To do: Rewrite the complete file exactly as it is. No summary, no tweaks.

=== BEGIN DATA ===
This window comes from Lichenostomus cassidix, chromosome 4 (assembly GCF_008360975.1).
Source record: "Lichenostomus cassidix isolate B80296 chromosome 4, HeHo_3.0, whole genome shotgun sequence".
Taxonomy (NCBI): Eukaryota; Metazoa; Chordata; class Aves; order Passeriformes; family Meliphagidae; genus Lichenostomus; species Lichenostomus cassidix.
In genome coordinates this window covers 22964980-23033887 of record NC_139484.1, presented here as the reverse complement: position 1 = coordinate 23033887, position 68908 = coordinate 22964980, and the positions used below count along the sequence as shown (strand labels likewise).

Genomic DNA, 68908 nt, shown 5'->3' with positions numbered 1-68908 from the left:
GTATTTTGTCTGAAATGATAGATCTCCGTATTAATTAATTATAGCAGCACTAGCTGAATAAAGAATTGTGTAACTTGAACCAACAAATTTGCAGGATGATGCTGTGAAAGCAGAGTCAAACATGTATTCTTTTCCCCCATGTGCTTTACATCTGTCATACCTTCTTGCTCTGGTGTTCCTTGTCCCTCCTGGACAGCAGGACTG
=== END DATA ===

This window comes from Lichenostomus cassidix, chromosome 4 (assembly GCF_008360975.1).
Source record: "Lichenostomus cassidix isolate B80296 chromosome 4, HeHo_3.0, whole genome shotgun sequence".
Taxonomy (NCBI): Eukaryota; Metazoa; Chordata; class Aves; order Passeriformes; family Meliphagidae; genus Lichenostomus; species Lichenostomus cassidix.
In genome coordinates this window covers 22964980-23033887 of record NC_139484.1, presented here as the reverse complement: position 1 = coordinate 23033887, position 68908 = coordinate 22964980, and the positions used below count along the sequence as shown (strand labels likewise).

Genomic DNA, 68908 nt, shown 5'->3' with positions numbered 1-68908 from the left:
GTATTTTGTCTGAAATGATAGATCTCCGTATTAATTAATTATAGCAGCACTAGCTGAATAAAGAATTGTGTAACTTGAACCAACAAATTTGCAGGATGATGCTGTGAAAGCAGAGTCAAACATGTATTCTTTTCCCCCATGTGCTTTACATCTGTCATACCTTCTTGCTCTGGTGTTCCTTGTCCCTCCTGGACAGCAGGACTG